My wonderful CFG challenged each of us to write our professional creed/belief statement, so this is what I wrote:
Teachers and students deserve respect.
“To teach in a manner that respects and cares for the souls of our students is essential if we are to provide the necessary conditions where learning can most deeply and intimately begin.” bell hooks, Teaching to Transgress: Education as the Practice of Freedom
To work from respect means that my stance is grounded in positive assumptions and that my mission isn’t about fixing anyone. (I’m not a handyman nor do I want to be.) Respect means that I trust that teachers and students are capable, competent, and well intentioned. And how does that translate into practice?
- Relationships underpin the risky, challenging work that we do as educators. To the best of my ability, I need to know the teachers, the administrators, and the students.
- Instead of rushing right into the work, I need to slow down and say hello, check in, and see how life is.
- Agendas need to be built so that all voices are a part of the conversation right at the start.
- Kids have stories, and so do their teachers. It’s those stories that shape who they are, and it’s my obligation to seek out those stories.
- Peter Johnston’s caution must be kept in mind: “there are hidden costs in telling people things. If a student can figure something out for him- or herself, explicitly providing the information preempts the student’s opportunity to build a sense of agency and independence…”
All voices, including the dissenting voice, matter. Instead of labeling someone a resister, I owe it to her tobe disturbed, to listen, and to come to understand, but with no obligation to agree. When students say that work is stupid, my job isn’t to correct that perception but to understand if the level of difficulty is out of reach or if something else is at play. When teachers say that students can’t write a counterclaim, my job isn’t to say “yes but.” Instead, my job is to figure out if it’s really about belief in students or doubt about a teacher’s capacity or simply a question about how to do the work.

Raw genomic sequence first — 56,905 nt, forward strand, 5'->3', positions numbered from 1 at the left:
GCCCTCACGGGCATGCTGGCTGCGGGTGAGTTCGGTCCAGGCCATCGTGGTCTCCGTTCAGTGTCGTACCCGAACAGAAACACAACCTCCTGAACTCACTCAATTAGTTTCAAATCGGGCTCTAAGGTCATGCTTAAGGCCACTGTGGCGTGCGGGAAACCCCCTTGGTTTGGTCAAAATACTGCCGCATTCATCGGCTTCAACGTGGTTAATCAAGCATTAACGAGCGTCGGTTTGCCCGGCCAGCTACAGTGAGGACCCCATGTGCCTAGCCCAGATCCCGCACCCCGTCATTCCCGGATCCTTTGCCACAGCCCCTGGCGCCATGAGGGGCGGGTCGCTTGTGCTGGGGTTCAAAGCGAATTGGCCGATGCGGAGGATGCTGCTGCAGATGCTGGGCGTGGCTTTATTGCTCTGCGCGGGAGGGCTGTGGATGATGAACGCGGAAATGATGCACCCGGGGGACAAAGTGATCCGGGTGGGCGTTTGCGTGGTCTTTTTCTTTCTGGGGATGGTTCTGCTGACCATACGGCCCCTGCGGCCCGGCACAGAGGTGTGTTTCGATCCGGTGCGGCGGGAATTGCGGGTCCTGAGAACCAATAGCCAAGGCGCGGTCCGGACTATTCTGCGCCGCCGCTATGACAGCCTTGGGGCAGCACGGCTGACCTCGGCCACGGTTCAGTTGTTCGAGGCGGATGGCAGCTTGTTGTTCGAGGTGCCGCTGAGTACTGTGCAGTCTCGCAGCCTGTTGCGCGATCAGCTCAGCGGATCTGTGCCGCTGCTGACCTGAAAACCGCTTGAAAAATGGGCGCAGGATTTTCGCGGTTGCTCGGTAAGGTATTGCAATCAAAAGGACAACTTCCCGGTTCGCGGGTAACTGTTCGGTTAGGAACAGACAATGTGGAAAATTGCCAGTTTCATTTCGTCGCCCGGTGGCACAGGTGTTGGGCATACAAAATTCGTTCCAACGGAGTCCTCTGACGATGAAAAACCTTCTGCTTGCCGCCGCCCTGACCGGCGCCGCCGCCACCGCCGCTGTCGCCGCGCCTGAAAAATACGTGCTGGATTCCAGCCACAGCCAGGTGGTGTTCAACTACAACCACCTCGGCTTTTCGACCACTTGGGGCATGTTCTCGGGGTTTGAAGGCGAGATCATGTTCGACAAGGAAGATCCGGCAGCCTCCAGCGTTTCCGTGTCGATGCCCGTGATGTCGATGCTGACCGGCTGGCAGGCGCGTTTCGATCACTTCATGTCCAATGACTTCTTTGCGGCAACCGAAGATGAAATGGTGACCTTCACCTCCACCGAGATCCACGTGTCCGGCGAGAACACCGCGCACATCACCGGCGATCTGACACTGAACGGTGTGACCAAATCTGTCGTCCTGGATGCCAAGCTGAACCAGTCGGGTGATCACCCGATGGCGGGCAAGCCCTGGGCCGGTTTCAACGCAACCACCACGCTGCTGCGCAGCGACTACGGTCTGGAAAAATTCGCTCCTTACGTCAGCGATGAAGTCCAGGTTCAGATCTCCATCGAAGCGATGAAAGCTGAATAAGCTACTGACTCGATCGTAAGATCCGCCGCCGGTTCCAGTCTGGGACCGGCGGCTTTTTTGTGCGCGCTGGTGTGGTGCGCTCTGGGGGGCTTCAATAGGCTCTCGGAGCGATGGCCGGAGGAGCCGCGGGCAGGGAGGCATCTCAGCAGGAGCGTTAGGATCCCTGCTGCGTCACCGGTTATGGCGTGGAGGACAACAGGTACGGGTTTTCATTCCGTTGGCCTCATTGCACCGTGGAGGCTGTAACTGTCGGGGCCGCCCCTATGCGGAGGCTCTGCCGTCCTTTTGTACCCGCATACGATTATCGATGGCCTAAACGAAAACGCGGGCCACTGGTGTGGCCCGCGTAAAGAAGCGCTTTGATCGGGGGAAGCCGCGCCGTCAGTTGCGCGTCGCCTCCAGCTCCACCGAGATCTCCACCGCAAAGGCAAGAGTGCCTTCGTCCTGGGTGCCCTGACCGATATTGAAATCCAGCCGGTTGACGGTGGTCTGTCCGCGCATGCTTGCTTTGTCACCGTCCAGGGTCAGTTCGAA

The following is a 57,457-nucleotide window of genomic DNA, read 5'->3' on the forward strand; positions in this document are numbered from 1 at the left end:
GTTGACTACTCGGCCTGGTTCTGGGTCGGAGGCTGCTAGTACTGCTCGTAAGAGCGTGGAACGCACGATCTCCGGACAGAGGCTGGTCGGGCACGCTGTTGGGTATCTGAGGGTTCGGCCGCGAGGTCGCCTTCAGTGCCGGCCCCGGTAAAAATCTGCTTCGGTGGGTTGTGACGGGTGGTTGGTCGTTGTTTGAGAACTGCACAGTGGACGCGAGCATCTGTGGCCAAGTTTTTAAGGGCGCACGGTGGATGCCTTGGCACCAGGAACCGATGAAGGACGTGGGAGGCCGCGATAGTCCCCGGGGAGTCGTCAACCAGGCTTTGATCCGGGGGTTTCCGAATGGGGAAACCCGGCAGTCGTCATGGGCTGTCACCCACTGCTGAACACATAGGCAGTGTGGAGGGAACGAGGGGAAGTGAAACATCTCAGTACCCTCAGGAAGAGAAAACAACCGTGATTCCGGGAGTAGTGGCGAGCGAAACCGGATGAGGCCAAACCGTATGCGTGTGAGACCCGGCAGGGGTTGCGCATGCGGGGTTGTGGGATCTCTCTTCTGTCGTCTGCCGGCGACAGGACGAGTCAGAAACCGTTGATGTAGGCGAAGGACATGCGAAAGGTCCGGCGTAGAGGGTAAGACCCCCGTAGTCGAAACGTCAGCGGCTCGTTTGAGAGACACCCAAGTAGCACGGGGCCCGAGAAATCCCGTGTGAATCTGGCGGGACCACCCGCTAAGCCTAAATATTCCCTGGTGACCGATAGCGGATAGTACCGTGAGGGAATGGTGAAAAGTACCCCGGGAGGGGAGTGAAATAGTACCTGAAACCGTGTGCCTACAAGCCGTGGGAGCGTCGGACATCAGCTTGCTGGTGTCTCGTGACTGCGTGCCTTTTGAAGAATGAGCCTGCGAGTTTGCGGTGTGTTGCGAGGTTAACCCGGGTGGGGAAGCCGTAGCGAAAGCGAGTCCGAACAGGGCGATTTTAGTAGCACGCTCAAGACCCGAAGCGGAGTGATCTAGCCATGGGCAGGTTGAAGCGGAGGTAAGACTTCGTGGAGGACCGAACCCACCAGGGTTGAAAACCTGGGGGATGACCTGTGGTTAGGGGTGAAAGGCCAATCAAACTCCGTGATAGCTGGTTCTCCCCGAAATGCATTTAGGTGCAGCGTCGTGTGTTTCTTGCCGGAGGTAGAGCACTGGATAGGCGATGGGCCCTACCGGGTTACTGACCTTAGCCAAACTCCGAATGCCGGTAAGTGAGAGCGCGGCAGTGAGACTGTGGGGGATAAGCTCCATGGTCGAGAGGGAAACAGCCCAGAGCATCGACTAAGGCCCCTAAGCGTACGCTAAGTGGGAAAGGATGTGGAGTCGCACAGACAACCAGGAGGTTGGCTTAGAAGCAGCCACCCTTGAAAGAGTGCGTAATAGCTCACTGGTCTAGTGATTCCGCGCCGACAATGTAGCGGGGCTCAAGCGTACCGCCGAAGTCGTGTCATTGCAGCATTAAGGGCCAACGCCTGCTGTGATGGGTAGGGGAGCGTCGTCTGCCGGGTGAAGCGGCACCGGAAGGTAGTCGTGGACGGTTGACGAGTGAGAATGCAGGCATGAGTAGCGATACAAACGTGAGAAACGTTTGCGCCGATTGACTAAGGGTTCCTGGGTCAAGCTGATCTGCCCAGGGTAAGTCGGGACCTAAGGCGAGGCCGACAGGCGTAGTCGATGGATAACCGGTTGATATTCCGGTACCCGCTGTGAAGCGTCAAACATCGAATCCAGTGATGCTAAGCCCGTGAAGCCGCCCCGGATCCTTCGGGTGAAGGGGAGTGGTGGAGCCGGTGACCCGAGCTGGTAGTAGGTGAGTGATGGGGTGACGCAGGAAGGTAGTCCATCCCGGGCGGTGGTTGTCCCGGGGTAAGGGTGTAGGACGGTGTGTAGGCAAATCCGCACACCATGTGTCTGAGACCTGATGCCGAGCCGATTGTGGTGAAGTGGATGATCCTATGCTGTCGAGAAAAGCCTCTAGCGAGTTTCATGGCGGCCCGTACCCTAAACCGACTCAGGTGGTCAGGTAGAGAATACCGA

Students and their teachers deserve to do work that matters. Time is the nemesis of all in education, so it cannot be squandered. The work done within schools must be purposeful, meaningful, and relevant. There’s no reason that students can’t write for authentic audiences, solve problems that reside in the world, or contribute to our society. Likewise, there’s no reason for teachers to collect data that has nothing to do with their instruction but everything to do with a misguided policy or to complete other tasks that take them away from doing the work of planning, teaching, and checking on students’ understanding.
Vision determines future steps. As students grow, they need a vision of what’s possible: to see people like them doing important work, to study models of work that can serve as mentors, and be inspired by people who have achieved despite the odds. Likewise, teachers need a vision of classrooms and schools where students are highly engaged regardless of their home situations. Schools/districts/policy makers need a vision of schools where students thrive regardless of their past. Vision creates possibilities and generates hope.
Engagement is the trump card. Even before standards, before assessments, and before strategies, teachers must plan for student engagement. Thinking about whether the work requires attention, persistence, and commitment is critical. Holding the tenets of Pink and others of autonomy, mastery,
- What does this look like in terms of practice?
- Lessons live within a context: a unit of study, a year’s curriculum, a life.
- Students need to be the workers, the thinkers, the do-ers, and teachers need to be the ones planning for these students at this time.
- Teachers can create the conditions that nurture engagement (the 6 Cs).
- Choice, choice, choice.
--- Stevi, December 2015